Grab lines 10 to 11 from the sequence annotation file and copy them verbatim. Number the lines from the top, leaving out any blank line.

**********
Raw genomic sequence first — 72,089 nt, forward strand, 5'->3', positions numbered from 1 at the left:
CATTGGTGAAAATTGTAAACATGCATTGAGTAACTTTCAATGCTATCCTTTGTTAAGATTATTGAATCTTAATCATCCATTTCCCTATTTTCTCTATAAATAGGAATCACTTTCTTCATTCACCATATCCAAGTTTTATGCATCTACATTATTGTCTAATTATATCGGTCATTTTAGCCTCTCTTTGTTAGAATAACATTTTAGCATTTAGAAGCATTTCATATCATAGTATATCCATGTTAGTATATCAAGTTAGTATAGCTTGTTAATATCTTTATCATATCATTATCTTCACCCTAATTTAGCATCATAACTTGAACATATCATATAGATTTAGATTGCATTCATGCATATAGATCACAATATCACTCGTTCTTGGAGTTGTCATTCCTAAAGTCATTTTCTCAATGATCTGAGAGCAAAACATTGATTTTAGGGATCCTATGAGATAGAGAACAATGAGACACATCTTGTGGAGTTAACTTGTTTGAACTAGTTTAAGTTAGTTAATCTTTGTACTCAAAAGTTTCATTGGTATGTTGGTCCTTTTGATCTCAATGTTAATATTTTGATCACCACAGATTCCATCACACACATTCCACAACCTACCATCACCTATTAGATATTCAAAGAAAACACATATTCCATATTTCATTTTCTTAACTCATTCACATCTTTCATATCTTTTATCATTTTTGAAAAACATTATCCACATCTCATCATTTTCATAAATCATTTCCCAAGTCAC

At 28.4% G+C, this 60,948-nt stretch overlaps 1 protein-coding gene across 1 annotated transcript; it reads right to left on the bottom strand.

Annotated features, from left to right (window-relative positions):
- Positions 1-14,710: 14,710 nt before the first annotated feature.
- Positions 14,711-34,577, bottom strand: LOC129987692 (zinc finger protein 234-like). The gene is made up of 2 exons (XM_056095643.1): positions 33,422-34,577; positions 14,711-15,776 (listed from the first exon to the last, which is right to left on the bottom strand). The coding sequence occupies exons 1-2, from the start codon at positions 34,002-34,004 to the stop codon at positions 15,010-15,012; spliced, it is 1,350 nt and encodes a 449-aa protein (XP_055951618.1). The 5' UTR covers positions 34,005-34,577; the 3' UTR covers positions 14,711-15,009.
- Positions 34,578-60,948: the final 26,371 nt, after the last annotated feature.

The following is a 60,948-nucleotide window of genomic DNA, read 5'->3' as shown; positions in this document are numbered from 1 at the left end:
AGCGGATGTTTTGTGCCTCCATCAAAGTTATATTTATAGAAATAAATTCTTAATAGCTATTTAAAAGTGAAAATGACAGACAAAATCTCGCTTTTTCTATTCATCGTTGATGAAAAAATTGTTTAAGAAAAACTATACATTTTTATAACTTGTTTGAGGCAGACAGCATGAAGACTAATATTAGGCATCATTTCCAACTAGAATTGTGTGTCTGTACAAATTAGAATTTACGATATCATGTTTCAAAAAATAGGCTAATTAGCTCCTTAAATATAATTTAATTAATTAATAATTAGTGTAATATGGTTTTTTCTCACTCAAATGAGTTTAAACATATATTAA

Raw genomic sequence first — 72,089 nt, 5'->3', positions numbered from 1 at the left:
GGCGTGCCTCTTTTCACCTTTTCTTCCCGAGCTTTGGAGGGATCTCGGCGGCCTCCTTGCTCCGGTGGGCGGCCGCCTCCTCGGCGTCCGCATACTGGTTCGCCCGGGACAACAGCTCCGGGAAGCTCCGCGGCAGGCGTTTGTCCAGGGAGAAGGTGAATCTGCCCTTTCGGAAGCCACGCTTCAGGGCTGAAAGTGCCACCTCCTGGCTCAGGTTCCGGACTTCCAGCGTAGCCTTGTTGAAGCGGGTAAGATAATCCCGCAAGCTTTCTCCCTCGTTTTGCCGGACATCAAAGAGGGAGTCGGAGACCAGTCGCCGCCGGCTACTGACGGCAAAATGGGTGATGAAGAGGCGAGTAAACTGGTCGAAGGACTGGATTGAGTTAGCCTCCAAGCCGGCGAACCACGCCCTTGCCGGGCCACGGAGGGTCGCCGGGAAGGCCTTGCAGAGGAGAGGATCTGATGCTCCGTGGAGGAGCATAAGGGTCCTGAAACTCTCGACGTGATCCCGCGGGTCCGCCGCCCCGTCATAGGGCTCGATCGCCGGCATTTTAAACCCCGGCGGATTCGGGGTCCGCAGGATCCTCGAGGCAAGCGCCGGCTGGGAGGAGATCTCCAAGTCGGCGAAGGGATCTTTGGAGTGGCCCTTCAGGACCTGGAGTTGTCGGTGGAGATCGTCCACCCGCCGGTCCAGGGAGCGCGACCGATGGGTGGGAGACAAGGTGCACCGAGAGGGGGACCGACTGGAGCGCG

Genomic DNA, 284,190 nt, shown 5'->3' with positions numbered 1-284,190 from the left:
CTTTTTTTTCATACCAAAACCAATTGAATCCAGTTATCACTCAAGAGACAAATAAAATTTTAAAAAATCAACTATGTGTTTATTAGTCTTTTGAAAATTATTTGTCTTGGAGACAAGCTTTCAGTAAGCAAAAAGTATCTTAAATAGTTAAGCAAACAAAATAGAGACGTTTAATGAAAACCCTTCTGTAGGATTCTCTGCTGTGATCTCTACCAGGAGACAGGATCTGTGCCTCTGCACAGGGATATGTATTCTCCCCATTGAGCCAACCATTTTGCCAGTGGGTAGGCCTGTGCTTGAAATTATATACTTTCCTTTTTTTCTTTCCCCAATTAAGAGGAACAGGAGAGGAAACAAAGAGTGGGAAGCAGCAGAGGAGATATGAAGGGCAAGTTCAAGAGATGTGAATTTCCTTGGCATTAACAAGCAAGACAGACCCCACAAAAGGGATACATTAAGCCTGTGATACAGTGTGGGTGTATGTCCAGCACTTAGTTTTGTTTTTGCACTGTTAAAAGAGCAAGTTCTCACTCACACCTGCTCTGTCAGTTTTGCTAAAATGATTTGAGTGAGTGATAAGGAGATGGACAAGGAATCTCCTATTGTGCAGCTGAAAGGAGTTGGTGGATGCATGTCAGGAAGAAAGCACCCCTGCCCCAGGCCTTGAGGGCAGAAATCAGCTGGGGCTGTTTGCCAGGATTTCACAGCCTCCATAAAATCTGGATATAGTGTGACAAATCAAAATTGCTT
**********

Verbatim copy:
Raw genomic sequence first — 72,089 nt, 5'->3', positions numbered from 1 at the left:
GGCGTGCCTCTTTTCACCTTTTCTTCCCGAGCTTTGGAGGGATCTCGGCGGCCTCCTTGCTCCGGTGGGCGGCCGCCTCCTCGGCGTCCGCATACTGGTTCGCCCGGGACAACAGCTCCGGGAAGCTCCGCGGCAGGCGTTTGTCCAGGGAGAAGGTGAATCTGCCCTTTCGGAAGCCACGCTTCAGGGCTGAAAGTGCCACCTCCTGGCTCAGGTTCCGGACTTCCAGCGTAGCCTTGTTGAAGCGGGTAAGATAATCCCGCAAGCTTTCTCCCTCGTTTTGCCGGACATCAAAGAGGGAGTCGGAGACCAGTCGCCGCCGGCTACTGACGGCAAAATGGGTGATGAAGAGGCGAGTAAACTGGTCGAAGGACTGGATTGAGTTAGCCTCCAAGCCGGCGAACCACGCCCTTGCCGGGCCACGGAGGGTCGCCGGGAAGGCCTTGCAGAGGAGAGGATCTGATGCTCCGTGGAGGAGCATAAGGGTCCTGAAACTCTCGACGTGATCCCGCGGGTCCGCCGCCCCGTCATAGGGCTCGATCGCCGGCATTTTAAACCCCGGCGGATTCGGGGTCCGCAGGATCCTCGAGGCAAGCGCCGGCTGGGAGGAGATCTCCAAGTCGGCGAAGGGATCTTTGGAGTGGCCCTTCAGGACCTGGAGTTGTCGGTGGAGATCGTCCACCCGCCGGTCCAGGGAGCGCGACCGATGGGTGGGAGACAAGGTGCACCGAGAGGGGGACCGACTGGAGCGCG